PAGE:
9 hours 49 minutes
our first module is going to begin with networking concepts, and here's what we're going to lay out the basics, make sure everybody understands the terms. We're going to use a networking and just answer questions about what it takes to make a network function.
So let's take a look at the objectives.
We're going to talk about the basics, and here's what we'll define those terms that we here and take for granted.
For example, the OSI reference model a framework, a node, a host of protocol and port.
And even though these may seem like very basic terms as you're getting into networking, you want to make sure you have a strong understanding of them.
As I mentioned,
the OSI reference model isn't something people just know automatically, and it's a really important foundational idea as it applies to networking.
So we'll talk about what it is to have a framework and what the purpose of that framework is.
We'll be looking at two frameworks. The OSI Reference model and the TCP I P model.
These will help us understand networking at a bit of a deeper level.
Then we'll move on to protocols and ports.
Protocols are necessary in order to enable communication between hosts.
They're basically a set of rules and regulations about how that communication is going to happen. So it's important to look at some of the more common protocols
some of those you may have heard of and some Maybe Now
we'll also take a look at an upper level of network services, D, H, C, P and DNS. We'll get into what some of these ideas are on a much deeper level as we move forward in the course. But to start, we just want to lay out the groundwork.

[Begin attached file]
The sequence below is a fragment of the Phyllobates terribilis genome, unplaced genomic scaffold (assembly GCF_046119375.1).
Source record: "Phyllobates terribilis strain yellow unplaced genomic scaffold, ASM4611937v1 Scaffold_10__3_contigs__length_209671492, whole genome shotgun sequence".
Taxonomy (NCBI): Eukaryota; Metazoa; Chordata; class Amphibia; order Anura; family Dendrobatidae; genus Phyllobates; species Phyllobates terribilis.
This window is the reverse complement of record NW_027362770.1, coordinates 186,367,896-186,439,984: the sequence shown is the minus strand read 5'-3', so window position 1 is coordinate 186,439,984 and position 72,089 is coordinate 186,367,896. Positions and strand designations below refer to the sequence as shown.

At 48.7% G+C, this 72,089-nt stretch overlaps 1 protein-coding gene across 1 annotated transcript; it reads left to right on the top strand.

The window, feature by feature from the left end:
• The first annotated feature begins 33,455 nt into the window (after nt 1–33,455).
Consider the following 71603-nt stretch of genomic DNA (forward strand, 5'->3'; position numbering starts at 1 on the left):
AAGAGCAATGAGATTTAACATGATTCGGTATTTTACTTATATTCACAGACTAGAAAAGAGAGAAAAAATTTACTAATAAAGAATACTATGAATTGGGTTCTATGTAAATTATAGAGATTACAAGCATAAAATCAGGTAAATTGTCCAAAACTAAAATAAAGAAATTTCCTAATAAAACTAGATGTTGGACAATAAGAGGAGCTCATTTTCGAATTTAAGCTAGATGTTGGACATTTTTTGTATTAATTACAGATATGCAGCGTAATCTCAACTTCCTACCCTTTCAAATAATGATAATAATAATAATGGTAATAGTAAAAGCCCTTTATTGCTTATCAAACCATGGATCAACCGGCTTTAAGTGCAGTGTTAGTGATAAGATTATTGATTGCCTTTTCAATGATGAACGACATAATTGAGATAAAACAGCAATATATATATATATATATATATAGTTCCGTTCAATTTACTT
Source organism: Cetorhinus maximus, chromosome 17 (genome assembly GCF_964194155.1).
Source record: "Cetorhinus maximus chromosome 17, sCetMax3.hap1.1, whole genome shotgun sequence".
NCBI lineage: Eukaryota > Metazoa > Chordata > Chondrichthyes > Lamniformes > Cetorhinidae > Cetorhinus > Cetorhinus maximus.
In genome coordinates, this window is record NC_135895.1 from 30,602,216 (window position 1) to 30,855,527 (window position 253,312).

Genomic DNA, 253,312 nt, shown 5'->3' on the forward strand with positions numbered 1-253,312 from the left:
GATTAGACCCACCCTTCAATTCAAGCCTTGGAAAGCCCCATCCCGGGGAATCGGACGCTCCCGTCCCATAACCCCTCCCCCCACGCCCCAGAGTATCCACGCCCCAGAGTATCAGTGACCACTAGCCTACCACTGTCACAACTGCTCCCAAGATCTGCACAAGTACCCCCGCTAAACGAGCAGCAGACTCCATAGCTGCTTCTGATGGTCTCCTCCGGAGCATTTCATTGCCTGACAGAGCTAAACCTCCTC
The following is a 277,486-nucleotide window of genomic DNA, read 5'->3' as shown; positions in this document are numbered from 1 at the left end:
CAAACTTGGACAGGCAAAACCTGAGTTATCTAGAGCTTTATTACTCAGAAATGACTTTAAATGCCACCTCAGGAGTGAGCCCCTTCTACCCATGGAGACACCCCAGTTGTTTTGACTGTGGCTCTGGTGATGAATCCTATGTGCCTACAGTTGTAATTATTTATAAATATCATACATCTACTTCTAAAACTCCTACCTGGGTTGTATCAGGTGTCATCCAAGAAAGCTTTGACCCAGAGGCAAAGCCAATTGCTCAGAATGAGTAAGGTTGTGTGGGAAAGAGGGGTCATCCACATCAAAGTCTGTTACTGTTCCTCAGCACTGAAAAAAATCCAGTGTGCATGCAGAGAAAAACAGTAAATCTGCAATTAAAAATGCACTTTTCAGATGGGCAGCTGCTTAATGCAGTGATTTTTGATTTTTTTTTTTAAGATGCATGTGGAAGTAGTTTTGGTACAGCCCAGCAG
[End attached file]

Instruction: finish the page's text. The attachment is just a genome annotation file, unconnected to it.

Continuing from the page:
We'll also talk about storage and our data and where it lives, so to speak.
We can have storage on the network. We can have storage in the cloud. You can have storage on a different network, and we'll look at some of those options.
And then we're going to wrap up this section with remote access.
Most of what we'll talk about in the class is going to reference your physically connected to a local area network. But in the case of remote access, you might be connecting from a VPN or some other external source.
So how that works and the materials, equipment and tools we need to make that operate will all be covered in this section.
Okay, so jumping into network basics,
the first question we have to ask is, What is a network?
We take some of these things for granted, but I just want to be clear when we talk about a network. We're looking at a group of interconnected systems, and usually they're connected together for the purpose of sharing,
sharing data or sharing resources like maybe a printer or some other tools on the network.
So it's all about bringing these systems together and allowing them to access some of the same resources.
In order to do that, we have to have the systems themselves, a framework that provides the structure for how we're going to communicate and the clients and the servers that both need operating systems.
We'll have to think about protocols and how the data like media, will traverse the network.
The easy answer for media is cable,
but we have to think about the airwaves to because of wireless connectivity.
Then we have our network connectivity devices like our hubs, switches and routers.
Then we have network services that put it all together and make it work.
Starting out. The first thing to define after defining the network is a system.
When we talk about a system, there are different elements working together for a common goal,